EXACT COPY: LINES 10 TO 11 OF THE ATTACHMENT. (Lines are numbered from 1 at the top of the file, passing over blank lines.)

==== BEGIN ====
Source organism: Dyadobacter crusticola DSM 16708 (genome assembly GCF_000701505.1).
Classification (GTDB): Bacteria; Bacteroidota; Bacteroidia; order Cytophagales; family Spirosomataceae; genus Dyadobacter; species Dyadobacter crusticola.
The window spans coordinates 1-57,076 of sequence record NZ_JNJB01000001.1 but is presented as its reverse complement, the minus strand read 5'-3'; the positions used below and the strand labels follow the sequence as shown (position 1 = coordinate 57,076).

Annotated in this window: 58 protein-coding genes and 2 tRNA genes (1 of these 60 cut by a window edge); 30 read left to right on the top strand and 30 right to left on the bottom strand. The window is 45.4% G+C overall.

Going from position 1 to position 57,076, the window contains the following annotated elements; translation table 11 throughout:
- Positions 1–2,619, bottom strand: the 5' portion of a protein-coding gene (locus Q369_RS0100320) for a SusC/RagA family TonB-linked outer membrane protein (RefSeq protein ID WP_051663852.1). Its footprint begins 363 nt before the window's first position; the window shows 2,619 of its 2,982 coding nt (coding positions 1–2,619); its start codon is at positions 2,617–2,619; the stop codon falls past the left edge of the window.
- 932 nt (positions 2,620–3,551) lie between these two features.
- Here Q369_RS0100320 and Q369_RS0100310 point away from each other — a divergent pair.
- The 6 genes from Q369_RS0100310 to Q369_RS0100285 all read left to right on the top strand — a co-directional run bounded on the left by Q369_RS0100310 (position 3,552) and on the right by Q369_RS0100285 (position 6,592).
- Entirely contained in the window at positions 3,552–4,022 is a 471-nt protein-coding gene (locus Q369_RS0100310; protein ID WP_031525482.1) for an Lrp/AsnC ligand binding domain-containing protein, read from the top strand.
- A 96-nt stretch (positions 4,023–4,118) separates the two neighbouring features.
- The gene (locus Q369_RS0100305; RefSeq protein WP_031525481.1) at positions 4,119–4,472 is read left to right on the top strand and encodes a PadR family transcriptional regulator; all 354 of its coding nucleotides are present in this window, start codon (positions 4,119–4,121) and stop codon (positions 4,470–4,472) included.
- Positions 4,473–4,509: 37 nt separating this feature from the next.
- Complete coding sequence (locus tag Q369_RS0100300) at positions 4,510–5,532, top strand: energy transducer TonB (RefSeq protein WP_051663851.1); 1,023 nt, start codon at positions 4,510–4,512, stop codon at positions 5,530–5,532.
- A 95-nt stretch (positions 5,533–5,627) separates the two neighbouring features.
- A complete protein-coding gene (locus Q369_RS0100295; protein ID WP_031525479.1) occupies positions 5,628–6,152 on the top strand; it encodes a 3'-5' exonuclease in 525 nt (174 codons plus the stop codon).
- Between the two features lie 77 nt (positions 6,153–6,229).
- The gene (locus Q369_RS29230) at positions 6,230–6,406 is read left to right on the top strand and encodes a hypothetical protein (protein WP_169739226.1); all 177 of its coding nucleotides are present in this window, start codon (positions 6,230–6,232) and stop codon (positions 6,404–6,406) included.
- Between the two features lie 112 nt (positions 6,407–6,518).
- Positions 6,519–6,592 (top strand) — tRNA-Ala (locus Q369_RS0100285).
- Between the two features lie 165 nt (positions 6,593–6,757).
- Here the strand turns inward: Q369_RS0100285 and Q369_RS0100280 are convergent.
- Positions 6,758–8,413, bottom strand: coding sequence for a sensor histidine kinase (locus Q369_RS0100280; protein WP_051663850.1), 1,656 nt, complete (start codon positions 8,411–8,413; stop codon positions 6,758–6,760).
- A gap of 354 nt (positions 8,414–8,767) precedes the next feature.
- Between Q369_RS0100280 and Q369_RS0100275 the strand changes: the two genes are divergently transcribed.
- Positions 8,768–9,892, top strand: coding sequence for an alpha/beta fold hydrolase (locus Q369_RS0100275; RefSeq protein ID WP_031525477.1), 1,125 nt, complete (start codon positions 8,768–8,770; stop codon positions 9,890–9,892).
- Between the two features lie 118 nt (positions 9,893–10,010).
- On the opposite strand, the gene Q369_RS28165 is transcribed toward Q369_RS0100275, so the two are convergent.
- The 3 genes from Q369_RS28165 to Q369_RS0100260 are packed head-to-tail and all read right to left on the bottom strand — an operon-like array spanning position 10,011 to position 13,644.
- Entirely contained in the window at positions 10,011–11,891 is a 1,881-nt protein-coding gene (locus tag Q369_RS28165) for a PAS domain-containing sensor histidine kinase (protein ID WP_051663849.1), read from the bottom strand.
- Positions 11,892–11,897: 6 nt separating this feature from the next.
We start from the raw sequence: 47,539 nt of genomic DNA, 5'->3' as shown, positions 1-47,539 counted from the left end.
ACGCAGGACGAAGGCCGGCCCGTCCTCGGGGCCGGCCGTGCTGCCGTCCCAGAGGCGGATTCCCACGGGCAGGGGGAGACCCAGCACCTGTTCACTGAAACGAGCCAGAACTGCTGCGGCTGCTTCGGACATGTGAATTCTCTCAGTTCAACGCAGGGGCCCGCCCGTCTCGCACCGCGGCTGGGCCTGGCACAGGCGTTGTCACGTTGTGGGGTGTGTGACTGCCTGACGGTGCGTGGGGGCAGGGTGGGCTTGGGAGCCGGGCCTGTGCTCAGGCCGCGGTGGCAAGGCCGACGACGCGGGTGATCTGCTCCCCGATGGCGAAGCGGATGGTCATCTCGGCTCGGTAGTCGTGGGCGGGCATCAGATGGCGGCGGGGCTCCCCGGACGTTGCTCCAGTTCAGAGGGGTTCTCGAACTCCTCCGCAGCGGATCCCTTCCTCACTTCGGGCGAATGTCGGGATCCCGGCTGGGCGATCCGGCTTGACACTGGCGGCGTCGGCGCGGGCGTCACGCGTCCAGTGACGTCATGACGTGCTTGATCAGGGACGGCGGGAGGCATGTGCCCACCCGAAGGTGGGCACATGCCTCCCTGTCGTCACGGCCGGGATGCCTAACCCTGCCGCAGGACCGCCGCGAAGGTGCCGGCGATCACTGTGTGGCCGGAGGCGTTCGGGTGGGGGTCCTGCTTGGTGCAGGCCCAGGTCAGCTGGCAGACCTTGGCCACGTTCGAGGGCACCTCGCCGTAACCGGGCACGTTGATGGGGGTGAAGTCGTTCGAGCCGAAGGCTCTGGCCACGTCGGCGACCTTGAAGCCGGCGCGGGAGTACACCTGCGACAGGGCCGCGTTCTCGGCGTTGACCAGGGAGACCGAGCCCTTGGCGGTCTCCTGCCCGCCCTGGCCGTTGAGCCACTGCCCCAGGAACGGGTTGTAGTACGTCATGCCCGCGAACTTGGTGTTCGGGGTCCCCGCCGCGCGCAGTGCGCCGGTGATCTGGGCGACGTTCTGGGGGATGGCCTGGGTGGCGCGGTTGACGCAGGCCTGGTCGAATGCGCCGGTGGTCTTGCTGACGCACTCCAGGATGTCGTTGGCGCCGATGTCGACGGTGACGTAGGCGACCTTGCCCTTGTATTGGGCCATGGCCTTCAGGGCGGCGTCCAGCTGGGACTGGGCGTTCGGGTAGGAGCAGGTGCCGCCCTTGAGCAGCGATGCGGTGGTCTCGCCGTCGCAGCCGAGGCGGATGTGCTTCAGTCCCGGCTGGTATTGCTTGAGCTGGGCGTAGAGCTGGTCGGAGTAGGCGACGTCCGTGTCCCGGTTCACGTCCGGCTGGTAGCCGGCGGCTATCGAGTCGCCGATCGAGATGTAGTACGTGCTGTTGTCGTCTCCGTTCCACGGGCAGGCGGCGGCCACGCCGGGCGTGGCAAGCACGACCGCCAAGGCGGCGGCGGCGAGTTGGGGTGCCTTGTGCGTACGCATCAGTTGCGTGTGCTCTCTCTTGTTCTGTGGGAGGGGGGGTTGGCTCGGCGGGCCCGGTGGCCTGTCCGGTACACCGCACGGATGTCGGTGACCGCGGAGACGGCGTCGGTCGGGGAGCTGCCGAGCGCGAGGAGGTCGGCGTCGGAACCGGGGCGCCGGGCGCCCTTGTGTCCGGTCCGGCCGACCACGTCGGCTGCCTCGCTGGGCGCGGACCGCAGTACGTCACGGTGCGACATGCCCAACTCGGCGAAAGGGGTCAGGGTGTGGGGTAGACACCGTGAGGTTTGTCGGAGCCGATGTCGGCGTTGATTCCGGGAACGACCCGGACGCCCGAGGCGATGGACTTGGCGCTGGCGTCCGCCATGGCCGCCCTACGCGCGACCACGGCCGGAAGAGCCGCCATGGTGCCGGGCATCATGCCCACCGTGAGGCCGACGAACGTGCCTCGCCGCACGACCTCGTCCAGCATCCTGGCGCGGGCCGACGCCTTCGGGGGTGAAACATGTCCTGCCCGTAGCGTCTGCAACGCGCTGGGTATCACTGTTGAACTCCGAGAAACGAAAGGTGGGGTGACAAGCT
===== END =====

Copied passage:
- Entirely contained in the window at positions 3,552–4,022 is a 471-nt protein-coding gene (locus Q369_RS0100310; protein ID WP_031525482.1) for an Lrp/AsnC ligand binding domain-containing protein, read from the top strand.
- A 96-nt stretch (positions 4,023–4,118) separates the two neighbouring features.